Ray Blue is a NYC-based tenor saxophonist, who lived in Berlin for a decade, and has a global outlook like few others. On #People he plays in essentially five different contexts, leading his own sextet, leading a similar unit with NEA Jazz Master Kenny Barron on piano instead on Blue’s bandmate Sharp Radway, in a duet with Barron, and yet another duet with his bassist, Essiet Okon Essiet, and in a trio with Essiet and Johns. That’s the simple way of looking at it when in fact, due to guest trumpeter Eddie Alan and percussionist Bobby Sanabria, the personnel vary by track. Besides Radway and Essiet in Blue’s core band, the drummer is either Steve Johns or Alvester Garnett with guitarist Jeff Barone also gracing three tracks, of which three are Blue originals.
There’s a festive, multi-cultural spirit running through these ten tracks, beginning with the swinging minor-key opener, Blue’s “Dark Berries,” which has Barron on piano, guest Alan on the front line with Blue for stately ensemble playing, and percussionist Sanabria, giving the tune its Latin pulse. “People,” long associated with Barbara Streisand, is rendered at a medium tempo with Blue citing Eddie Harris as the model for Blue’s engaging, warm tenor supported by the trio of Barron, Essiet, and Johns. Blue’s band, augmented by Sanabria, take the samba route for Jobim’s “Dreamer” and calypso while paring down to a trio for Blue Mitchell’s chestnut, “Fungii Mama.” Sanabria’s signature beats keep us below the equator as we next move to Blue’s own “Cross-Continental Spirit,” which embodies a South African Guouma feel. These three rhythmic tunes will have you smiling or dancing or both. Blue comments on the latter tune, “I’ve played ‘Cross-Continental Spirit” with rhythm sections in several African countries. Each one has a different twist- the Tanzanians had another way., the Gabonese had another way, the South Africans had their way, Essiet with his Nigerian routes, he has a groove with that as well.”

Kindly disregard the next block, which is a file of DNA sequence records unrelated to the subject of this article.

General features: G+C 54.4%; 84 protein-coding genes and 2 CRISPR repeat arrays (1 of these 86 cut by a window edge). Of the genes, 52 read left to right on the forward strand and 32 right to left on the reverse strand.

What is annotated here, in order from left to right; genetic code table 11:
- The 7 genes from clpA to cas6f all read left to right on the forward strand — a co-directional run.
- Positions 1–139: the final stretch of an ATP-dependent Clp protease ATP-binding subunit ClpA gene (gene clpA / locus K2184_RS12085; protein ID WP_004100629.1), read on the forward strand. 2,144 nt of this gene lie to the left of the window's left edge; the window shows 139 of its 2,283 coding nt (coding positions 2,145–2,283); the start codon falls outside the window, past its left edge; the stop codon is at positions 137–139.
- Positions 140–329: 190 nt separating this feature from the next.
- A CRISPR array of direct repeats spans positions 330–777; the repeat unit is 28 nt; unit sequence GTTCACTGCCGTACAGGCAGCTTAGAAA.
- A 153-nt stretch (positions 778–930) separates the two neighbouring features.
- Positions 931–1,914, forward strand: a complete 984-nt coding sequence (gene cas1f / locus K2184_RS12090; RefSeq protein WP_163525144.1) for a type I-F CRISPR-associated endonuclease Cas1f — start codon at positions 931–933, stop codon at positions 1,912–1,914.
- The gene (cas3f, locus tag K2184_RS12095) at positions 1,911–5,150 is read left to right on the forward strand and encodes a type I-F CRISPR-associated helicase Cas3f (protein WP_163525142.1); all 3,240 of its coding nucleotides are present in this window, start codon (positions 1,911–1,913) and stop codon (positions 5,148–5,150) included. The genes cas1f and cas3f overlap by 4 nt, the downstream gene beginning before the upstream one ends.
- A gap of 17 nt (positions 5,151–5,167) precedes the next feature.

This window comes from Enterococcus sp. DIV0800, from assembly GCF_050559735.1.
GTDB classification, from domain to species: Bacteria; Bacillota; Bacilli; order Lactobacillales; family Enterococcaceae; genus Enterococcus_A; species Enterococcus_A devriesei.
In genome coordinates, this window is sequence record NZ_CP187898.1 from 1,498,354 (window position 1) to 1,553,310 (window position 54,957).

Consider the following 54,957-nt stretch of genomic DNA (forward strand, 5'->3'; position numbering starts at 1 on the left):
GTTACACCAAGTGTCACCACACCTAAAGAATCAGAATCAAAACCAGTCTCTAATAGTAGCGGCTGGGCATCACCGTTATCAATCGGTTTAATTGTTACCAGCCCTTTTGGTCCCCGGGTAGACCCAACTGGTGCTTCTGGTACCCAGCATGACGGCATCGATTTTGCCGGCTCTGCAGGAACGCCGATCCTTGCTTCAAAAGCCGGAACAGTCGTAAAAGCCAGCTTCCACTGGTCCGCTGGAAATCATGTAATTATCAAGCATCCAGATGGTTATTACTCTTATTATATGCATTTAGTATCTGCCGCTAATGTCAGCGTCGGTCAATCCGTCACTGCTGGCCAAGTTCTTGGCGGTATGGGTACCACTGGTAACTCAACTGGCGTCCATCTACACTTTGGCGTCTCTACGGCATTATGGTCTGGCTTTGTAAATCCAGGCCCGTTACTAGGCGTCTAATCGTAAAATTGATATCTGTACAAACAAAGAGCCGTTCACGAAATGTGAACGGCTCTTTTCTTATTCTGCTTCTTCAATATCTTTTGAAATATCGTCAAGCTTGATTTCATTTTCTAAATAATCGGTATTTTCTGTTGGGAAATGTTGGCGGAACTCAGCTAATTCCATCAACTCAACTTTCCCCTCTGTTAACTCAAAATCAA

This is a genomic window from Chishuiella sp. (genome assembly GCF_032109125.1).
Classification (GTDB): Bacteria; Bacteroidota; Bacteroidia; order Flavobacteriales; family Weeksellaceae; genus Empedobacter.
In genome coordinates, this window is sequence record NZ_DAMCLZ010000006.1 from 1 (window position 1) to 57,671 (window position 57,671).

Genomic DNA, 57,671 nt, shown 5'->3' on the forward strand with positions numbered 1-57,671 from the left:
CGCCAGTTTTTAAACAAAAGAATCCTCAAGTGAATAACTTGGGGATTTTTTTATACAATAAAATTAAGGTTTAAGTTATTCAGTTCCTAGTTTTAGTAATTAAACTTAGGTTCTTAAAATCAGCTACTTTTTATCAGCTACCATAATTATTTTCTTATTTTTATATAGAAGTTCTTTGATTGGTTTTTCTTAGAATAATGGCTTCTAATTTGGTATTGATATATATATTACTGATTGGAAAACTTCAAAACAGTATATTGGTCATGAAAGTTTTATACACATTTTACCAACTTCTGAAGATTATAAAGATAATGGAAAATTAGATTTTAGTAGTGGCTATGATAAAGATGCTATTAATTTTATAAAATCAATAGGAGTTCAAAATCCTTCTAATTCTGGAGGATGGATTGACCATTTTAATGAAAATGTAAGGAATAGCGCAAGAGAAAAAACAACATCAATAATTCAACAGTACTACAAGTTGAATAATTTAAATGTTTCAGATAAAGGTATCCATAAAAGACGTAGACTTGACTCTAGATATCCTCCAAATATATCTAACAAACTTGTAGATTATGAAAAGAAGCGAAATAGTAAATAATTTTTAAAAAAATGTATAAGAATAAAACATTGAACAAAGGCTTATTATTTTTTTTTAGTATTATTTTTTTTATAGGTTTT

Blue’s sextet marches steadily forward with his original, “Always With a Purpose,” featuring strong unison passages from Blue and guitarist Barrone, and Sanabria’s ever percolating rhythms. Then we get a breather, the sumptuous duet between Blue and Barron on Ellington’s “In a Sentimental Mood,” achingly smooth and chilling. Blue’s core band, with an assist from Sanabria, lock into their infectious swinging shuffle groove on the classic Ray Charles/David “Fathead” Newman hit, “Hard Times” where Radway and Essiet also step forward individually in support of Blue’s melodic solo. Barron returns for the tender ballad, “When Sunny Gets Blue,” (perhaps a nod to the leader’s surname) as Blue digs emotively deep into a Gene Ammons-like mode while fronting the quartet. In keeping with the theme of the album, Blue goes arguably even warmer as he teams with Essiet on the closer, “We’ll Be Together Again.”
#People is a delectable blend of tradition spiced by the multi-cultural rhythms that imbue several tracks. Along the way Blue can’t help but echo the indelible, expressive sounds of tenor titans he has long admired such as, along with Ammons, George Coleman, Hank Mobley, Stan Getz, and John Gilmore. Blue’s legacy even traces to a short stint alongside Gilmore in the Sun Ra Arkestra so he’ surely capable in a free jazz context as well. Here though, it’s straight ahead, pure, and expressively on the mark.
- Jim Hynes